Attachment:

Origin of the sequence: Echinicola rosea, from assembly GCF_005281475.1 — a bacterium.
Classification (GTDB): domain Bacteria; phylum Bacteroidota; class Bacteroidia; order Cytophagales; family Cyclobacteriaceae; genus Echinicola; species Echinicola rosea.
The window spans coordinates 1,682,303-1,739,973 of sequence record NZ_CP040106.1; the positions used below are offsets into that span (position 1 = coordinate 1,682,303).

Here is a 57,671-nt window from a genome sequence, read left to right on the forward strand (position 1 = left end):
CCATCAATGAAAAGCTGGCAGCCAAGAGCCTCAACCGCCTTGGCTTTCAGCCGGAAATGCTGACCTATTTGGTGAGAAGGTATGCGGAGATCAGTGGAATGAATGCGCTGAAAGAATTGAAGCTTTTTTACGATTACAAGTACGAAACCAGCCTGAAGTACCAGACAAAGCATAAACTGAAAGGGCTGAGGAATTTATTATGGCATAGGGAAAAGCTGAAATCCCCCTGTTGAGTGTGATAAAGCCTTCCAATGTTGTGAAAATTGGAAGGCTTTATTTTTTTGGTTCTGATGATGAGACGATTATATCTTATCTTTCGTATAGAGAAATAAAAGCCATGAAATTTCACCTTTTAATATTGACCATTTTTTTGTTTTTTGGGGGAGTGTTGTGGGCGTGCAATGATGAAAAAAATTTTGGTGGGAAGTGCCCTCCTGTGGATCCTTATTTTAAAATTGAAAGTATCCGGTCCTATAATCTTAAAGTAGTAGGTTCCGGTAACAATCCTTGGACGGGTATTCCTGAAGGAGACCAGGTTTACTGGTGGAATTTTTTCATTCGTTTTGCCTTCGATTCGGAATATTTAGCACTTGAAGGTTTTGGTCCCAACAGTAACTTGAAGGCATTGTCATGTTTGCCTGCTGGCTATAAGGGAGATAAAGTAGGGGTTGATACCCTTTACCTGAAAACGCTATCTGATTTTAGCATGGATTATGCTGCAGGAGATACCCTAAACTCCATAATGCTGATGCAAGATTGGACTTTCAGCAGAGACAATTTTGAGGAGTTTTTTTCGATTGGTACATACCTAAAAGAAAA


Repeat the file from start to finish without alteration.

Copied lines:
Origin of the sequence: Echinicola rosea, from assembly GCF_005281475.1 — a bacterium.
Classification (GTDB): domain Bacteria; phylum Bacteroidota; class Bacteroidia; order Cytophagales; family Cyclobacteriaceae; genus Echinicola; species Echinicola rosea.
The window spans coordinates 1,682,303-1,739,973 of sequence record NZ_CP040106.1; the positions used below are offsets into that span (position 1 = coordinate 1,682,303).

Here is a 57,671-nt window from a genome sequence, read left to right on the forward strand (position 1 = left end):
CCATCAATGAAAAGCTGGCAGCCAAGAGCCTCAACCGCCTTGGCTTTCAGCCGGAAATGCTGACCTATTTGGTGAGAAGGTATGCGGAGATCAGTGGAATGAATGCGCTGAAAGAATTGAAGCTTTTTTACGATTACAAGTACGAAACCAGCCTGAAGTACCAGACAAAGCATAAACTGAAAGGGCTGAGGAATTTATTATGGCATAGGGAAAAGCTGAAATCCCCCTGTTGAGTGTGATAAAGCCTTCCAATGTTGTGAAAATTGGAAGGCTTTATTTTTTTGGTTCTGATGATGAGACGATTATATCTTATCTTTCGTATAGAGAAATAAAAGCCATGAAATTTCACCTTTTAATATTGACCATTTTTTTGTTTTTTGGGGGAGTGTTGTGGGCGTGCAATGATGAAAAAAATTTTGGTGGGAAGTGCCCTCCTGTGGATCCTTATTTTAAAATTGAAAGTATCCGGTCCTATAATCTTAAAGTAGTAGGTTCCGGTAACAATCCTTGGACGGGTATTCCTGAAGGAGACCAGGTTTACTGGTGGAATTTTTTCATTCGTTTTGCCTTCGATTCGGAATATTTAGCACTTGAAGGTTTTGGTCCCAACAGTAACTTGAAGGCATTGTCATGTTTGCCTGCTGGCTATAAGGGAGATAAAGTAGGGGTTGATACCCTTTACCTGAAAACGCTATCTGATTTTAGCATGGATTATGCTGCAGGAGATACCCTAAACTCCATAATGCTGATGCAAGATTGGACTTTCAGCAGAGACAATTTTGAGGAGTTTTTTTCGATTGGTACATACCTAAAAGAAAA